Learn to Invest in 2010: 4 Steps to Educating Yourself
It's a new year...is it time for your financial makeover? If you'd like to get your money on track, you're probably considering investing for the first time or making some changes to your current portfolio. Before you do that, though, wouldn't it be nice to know what you're getting into?
Sure, you can always hand your money over to a professional, but if you're at all like me, there's a niggling sensation at the back of your head that wonders if that person is really doing all they can to make your money grow. They have the training, but it's not their money. Maybe you could do better, if only you knew how to get started.
Fortunately, there are some easy steps you can take to learn about investing that don't put too much of your money at risk. Once you're comfortable, you can choose to handle your own portfolio or at least check up on the trades your investment pro is making for you.
Read Good Stuff
Reading is always one of the best places to start when learning anything new and investing is no different. Pick up some good books, read some good blogs, and find the information that's most pertinent to you.
The sheer number of words that have been written about investing is enough to overwhelm some people, and it doesn't help that many of them aren't very good. Check out the list below for some quality information you can trust.
Blogs & Websites:
How to Be a Billionaire (Martin S. Fridson)
The Intelligent Investor (Benjamin Graham)
One Up on Wall Street (Peter Lynch)
The Little Book of Common Sense Investing (John C. Bogle)
The Essays of Warren Buffet (Warren Buffet)
Common Stocks and Uncommon Profits (Philip Fisher)
Find an Investment Club
Once you have a little background knowledge, find an investment club. You can find one that's tailored toward your interests, like focusing on international investing, or toward your demographic group, like a women-only club.
These clubs are places where people who have been investing for a long time will teach newcomers about the basics: how to read annual reports, how to choose a broker, how to pick your first stocks, etc.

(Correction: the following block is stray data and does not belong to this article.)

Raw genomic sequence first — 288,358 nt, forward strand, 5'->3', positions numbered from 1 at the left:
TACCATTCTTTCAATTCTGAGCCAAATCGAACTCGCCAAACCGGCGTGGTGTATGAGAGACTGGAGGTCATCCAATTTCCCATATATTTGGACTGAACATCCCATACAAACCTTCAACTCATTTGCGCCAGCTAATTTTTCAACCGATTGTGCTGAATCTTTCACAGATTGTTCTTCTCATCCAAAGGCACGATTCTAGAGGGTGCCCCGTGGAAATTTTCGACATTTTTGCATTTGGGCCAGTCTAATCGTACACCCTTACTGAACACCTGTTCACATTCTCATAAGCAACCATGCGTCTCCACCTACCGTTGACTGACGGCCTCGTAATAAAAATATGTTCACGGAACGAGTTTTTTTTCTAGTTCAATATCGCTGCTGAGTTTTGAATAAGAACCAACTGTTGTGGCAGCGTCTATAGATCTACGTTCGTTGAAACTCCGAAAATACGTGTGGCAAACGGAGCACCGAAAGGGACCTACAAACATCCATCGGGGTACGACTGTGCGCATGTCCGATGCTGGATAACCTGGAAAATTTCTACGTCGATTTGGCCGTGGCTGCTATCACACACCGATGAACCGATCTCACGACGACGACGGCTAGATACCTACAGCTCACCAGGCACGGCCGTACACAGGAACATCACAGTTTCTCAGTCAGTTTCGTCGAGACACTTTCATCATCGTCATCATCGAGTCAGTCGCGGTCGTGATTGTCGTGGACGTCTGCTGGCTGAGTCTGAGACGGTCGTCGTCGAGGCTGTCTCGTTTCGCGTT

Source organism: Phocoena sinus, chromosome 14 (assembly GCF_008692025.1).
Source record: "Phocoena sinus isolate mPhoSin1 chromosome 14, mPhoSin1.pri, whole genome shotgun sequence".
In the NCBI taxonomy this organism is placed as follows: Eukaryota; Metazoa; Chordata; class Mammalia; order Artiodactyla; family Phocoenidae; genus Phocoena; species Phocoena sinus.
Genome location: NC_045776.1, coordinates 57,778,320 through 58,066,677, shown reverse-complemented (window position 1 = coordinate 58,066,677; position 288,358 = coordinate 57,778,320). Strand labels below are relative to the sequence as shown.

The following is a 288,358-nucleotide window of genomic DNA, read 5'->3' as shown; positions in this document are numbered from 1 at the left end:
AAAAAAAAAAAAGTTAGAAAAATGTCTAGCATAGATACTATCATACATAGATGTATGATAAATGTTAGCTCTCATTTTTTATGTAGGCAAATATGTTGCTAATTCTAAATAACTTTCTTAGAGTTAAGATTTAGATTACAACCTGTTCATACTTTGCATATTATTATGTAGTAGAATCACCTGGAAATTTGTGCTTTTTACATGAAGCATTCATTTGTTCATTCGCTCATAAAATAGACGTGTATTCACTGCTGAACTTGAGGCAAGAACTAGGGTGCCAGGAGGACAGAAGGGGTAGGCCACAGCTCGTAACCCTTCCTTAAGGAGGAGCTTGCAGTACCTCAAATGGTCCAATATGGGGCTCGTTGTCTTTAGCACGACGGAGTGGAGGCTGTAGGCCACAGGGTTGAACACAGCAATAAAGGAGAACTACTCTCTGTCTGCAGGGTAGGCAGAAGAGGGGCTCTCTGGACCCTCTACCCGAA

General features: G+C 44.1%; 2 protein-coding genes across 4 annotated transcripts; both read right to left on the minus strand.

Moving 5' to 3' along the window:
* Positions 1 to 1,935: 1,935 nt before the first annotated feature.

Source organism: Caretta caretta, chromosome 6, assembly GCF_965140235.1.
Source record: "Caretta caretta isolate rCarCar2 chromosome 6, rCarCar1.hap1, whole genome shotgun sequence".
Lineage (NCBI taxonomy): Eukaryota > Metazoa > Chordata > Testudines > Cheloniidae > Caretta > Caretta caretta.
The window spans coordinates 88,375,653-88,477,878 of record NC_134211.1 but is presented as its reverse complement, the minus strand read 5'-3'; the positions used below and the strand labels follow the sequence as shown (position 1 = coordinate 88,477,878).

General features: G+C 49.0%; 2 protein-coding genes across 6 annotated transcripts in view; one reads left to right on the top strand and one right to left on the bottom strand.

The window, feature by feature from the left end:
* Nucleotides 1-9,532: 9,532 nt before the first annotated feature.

In addition, members of the club may pool their funds to invest money together. Usually, they don't ask for a large financial commitment and it is all for the purpose of learning by doing.
If you're interested, find an investment club that fits your needs at Better Investing.
Practice, Practice, Practice!
When you feel like you have the background to strike out on your own, get in some individual practice before you actually risk your money. Virtual investing is becoming more and more popular, as individuals learn about the market and see how their investments pay out before actually putting money down.
There are several places online where you can practice investing. Make sure that any site you choose is free (or that nominal fees also cover other services) and well-reviewed online. That way, you'll be sure that the education you're getting is accurate and useful in real-world scenarios.
Trial and Error
Finally, you're ready to put some money into the market. Now is not the time to put down everything you own, though, or start risking your life savings. Make sure that whatever you put into the market at this point is money you can afford to lose.
If you still don't want to invest on your own, find someone with experience who is willing to walk through the first several months of investing with you. While this person can't control whether the stocks go up and down, they can help you make trading decisions and evaluate your performance.
By this point, you should be gaining confidence as an investor. You should be getting to know some of the ways and wiles of the market and have a feeling for risks that are worth taking and ones that aren't. When you're ready, take over some of the investing for your portfolio and see how you do.
Have you learned about investing? Tell us how you did it!
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